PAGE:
Harry Potter spent the first ten years of his life with his late mother's sister, Aunt Petunia. As seen in the first Harry Potter movie, Petunia lived with her husband, Vernon Dursley, and their son, Dudley at Four, Privet Drive. Harry experienced mistreatment at the hands of the Dursleys, and he was an unwelcome addition to their family. He was given the cupboard under the stairs for a bedroom, and constantly grounded for petty reasons. Before Hagrid's visit, Harry was kept in the dark about his magical legacy. His aunt and uncle were unkind and Dudley pestered him. Vernon's sister, Marge had suggested Harry should have been dropped off at an orphanage, but he maintained he took his nephew in purely out of the goodness of his heart.
As depicted in the Harry Potter movies, Petunia and Vernon held Harry in contempt and yet allowed him houseroom. While the Dudleys were Muggles, Harry was a wizard living among them. He didn't know the circumstances of his parents' deaths; he was told they died in a car crash and kept on believing so until his eleventh birthday. Petunia and Vernon aimed to squash magic out of Harry, keeping him unaware of Hogwarts and the fact that his parents were martyred in the First Wizarding War. Eventually, there came a time when Harry Potter learned who he was, about Lily's sacrifice, and why he had to return "home" once a year to stay with his aunt when many Wizarding families would have gladly raised him.
Lily Potter's Sacrificial Protection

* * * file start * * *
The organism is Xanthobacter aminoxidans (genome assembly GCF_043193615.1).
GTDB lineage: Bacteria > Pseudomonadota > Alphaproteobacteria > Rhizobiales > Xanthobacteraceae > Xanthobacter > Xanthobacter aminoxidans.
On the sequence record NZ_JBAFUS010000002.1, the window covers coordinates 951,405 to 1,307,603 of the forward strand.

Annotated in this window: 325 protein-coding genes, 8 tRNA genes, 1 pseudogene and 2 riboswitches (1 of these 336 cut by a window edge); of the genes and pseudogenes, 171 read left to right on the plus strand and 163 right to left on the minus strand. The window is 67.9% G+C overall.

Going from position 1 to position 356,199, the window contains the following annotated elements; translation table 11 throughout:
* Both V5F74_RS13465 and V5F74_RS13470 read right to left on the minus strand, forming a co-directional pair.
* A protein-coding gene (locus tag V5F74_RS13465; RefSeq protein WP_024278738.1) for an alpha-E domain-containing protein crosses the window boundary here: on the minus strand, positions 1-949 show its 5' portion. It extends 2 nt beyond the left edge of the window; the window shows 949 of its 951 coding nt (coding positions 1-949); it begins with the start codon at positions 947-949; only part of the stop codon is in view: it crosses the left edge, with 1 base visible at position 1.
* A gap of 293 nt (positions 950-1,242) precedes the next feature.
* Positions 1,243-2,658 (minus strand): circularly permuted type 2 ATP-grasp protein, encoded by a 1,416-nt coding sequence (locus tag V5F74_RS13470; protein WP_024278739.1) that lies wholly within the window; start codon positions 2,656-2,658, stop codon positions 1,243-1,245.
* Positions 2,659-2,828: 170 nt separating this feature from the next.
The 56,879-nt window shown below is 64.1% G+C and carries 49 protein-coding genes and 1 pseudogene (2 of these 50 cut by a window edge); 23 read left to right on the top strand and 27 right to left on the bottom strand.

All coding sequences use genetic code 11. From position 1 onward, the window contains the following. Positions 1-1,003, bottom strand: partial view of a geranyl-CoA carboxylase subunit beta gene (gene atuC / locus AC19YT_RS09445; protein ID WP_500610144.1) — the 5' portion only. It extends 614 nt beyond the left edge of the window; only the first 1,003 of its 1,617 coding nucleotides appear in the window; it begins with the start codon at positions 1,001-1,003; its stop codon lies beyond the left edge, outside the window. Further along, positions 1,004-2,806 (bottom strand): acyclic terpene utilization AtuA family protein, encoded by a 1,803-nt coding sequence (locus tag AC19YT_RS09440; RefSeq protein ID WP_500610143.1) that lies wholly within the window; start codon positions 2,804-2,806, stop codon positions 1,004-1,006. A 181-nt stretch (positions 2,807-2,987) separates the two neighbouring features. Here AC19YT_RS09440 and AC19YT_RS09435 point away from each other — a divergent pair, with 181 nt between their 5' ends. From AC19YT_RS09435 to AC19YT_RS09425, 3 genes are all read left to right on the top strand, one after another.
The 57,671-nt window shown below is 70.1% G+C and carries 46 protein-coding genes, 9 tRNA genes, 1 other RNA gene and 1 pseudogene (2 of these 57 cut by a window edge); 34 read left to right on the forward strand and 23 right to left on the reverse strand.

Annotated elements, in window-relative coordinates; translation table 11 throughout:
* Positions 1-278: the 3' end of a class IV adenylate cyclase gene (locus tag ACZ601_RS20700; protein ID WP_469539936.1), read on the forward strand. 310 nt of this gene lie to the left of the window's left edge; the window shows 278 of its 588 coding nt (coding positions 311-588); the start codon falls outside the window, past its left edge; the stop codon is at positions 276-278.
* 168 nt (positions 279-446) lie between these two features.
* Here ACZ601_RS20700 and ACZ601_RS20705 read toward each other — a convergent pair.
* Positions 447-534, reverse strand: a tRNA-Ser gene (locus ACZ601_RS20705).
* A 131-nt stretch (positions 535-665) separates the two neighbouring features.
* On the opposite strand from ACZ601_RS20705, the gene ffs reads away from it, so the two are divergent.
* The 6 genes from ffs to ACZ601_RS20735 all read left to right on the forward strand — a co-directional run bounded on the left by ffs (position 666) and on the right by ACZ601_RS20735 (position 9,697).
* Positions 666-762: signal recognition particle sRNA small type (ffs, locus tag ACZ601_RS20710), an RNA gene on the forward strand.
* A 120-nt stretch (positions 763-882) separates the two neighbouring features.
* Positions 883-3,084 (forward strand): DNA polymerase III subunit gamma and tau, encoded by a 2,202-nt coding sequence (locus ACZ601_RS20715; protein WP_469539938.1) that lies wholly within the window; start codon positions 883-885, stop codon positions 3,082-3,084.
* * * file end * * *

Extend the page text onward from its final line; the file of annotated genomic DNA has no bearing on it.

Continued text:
At the end of Harry Potter and the Sorcerer's Stone, Albus Dumbledore visits Harry in the Hospital Wing and lets him know Professor Quirinus Quirrell doesn't have the Stone and that it has been destroyed. The wizard of eleven proceeds to ask his professor certain things, starting with, "Voldemort said that he only killed my mother because she tried to stop him from killing me. But why would he kill me in the first place?" While Dumbledore gatekeeps this, he answers the question about why Quirrell couldn't touch Harry:
Your mother died to save you. If there is one thing Voldemort cannot understand, it is love. He didn't realize that love as powerful as your mother's for you leaves its own mark. Not a scar, no visible sign… to have been loved so deeply, even though the person who loved us is gone, will give us some protection forever. It is in your very own skin. Quirinus Quirrell, full of hatred, greed, and ambition, sharing his soul with Voldemort, could not touch you for this reason. It was agony to touch a person marked by something so good.
As explained in Harry Potter, Lily had consciously, willingly, and out of deep and pure love sacrificed herself to save the life of her son. In doing so, she formed an ancient magical protection, i.e., the Sacrificial Protection which some regard as "the ultimate protection." It's precisely why Voldemort's Killing Curse backfired, and Harry became "The Boy Who Lived."